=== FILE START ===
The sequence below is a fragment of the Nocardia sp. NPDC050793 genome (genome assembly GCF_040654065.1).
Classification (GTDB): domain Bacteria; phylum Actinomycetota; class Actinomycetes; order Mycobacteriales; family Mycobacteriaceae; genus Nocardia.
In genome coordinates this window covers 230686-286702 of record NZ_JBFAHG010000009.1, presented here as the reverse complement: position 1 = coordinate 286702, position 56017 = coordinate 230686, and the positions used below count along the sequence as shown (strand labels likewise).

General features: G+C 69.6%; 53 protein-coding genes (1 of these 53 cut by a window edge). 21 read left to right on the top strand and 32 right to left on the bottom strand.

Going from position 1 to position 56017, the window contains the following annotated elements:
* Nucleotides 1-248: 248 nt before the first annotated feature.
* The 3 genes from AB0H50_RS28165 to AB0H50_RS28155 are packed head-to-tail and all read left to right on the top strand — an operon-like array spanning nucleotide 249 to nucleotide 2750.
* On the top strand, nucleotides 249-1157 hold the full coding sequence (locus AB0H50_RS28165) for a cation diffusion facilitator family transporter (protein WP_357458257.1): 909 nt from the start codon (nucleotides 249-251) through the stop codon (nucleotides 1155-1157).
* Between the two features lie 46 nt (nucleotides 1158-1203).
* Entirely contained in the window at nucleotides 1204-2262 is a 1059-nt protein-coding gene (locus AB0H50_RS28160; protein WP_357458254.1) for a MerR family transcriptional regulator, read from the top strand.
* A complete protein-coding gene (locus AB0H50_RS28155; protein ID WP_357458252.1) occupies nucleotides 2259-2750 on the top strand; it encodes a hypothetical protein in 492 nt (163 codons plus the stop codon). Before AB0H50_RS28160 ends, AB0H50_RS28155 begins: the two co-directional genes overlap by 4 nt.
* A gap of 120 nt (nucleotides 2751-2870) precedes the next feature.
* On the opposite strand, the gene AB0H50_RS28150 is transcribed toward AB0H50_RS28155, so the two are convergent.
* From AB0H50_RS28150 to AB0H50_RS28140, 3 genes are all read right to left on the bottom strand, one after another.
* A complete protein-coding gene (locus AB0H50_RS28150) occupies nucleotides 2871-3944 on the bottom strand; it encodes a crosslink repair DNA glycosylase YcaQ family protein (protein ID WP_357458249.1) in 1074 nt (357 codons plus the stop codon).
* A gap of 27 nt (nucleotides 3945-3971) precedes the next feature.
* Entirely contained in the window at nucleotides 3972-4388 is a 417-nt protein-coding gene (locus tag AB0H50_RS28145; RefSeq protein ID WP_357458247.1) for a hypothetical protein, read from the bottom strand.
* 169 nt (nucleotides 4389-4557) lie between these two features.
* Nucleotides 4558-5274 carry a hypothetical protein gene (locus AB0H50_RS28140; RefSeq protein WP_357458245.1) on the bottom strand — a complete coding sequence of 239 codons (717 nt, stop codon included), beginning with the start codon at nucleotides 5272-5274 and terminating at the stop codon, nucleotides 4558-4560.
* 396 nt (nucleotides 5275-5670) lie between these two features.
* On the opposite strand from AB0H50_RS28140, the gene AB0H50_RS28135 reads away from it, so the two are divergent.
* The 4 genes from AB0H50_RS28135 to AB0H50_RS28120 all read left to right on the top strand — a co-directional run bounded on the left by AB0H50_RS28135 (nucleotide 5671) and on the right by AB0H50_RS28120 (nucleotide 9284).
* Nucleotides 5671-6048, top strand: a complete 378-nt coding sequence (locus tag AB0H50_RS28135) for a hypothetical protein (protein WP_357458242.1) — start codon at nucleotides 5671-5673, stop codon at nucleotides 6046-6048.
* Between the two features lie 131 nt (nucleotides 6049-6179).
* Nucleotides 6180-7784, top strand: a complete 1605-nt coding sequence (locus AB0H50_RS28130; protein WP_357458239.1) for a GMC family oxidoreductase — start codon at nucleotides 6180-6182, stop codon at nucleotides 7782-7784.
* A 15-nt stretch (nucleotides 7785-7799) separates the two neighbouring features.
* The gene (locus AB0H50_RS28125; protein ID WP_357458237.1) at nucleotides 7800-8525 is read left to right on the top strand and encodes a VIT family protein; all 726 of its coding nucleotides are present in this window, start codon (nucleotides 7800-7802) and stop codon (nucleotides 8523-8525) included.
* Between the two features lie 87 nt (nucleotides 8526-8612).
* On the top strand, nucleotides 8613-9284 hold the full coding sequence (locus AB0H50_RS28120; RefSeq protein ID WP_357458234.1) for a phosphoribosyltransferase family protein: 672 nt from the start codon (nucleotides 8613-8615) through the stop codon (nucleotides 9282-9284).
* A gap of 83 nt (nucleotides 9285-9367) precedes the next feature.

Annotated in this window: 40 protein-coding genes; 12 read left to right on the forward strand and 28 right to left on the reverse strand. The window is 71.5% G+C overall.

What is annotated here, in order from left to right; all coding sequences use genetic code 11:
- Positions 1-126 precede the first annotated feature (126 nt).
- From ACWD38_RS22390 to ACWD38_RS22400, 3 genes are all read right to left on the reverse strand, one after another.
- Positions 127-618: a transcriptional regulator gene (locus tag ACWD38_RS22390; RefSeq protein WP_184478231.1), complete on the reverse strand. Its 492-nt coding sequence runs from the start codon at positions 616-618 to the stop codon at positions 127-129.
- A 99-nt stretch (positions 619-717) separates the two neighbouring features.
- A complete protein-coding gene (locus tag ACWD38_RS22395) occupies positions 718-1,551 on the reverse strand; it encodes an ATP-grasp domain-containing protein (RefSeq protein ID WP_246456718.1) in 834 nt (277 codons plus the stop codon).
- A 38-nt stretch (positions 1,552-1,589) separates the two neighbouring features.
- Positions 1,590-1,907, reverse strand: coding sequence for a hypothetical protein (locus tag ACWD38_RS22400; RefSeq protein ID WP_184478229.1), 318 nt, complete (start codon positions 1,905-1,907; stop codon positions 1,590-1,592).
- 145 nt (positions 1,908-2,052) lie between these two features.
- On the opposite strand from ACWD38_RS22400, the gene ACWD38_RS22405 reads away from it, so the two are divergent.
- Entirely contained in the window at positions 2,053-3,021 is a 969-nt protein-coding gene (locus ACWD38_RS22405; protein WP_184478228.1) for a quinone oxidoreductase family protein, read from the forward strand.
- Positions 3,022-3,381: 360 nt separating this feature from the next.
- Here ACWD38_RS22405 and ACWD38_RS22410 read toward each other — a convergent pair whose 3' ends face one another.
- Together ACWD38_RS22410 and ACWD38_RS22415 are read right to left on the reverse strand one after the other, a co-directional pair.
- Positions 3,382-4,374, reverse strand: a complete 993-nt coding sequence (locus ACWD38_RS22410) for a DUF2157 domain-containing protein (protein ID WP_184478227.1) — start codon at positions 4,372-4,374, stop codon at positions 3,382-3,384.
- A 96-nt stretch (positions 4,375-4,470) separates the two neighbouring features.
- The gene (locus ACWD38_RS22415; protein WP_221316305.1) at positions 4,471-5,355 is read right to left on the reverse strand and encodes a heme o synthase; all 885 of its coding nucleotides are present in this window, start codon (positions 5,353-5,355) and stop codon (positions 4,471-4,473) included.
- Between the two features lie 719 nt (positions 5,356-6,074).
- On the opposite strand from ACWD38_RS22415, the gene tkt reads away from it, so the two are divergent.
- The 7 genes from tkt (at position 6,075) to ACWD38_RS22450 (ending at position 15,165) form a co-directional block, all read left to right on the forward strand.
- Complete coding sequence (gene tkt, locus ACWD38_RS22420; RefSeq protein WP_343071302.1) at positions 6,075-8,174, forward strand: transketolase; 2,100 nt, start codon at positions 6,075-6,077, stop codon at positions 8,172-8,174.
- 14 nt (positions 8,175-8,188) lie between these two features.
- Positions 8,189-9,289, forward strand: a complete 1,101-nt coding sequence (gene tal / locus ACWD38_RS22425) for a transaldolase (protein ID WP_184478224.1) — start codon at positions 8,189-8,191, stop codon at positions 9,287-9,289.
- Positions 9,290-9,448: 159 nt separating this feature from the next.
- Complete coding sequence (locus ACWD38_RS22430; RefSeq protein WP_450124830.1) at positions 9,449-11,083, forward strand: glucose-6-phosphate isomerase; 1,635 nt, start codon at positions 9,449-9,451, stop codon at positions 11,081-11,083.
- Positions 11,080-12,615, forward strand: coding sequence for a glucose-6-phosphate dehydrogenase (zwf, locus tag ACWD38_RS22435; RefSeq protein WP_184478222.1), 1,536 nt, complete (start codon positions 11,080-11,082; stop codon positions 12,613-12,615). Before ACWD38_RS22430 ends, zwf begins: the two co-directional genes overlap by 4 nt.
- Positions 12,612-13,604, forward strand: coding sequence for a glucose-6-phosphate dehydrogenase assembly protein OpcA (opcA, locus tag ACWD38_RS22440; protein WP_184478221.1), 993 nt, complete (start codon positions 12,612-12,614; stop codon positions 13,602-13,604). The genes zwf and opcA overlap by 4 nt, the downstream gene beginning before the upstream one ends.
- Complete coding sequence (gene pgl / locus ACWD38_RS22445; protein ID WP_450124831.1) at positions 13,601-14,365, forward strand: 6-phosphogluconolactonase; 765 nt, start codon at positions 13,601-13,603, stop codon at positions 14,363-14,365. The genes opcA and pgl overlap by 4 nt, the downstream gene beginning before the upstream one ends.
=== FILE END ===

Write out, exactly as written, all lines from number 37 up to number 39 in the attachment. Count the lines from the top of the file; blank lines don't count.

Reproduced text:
- A complete protein-coding gene (locus tag ACWD38_RS22395) occupies positions 718-1,551 on the reverse strand; it encodes an ATP-grasp domain-containing protein (RefSeq protein ID WP_246456718.1) in 834 nt (277 codons plus the stop codon).
- A 38-nt stretch (positions 1,552-1,589) separates the two neighbouring features.
- Positions 1,590-1,907, reverse strand: coding sequence for a hypothetical protein (locus tag ACWD38_RS22400; RefSeq protein ID WP_184478229.1), 318 nt, complete (start codon positions 1,905-1,907; stop codon positions 1,590-1,592).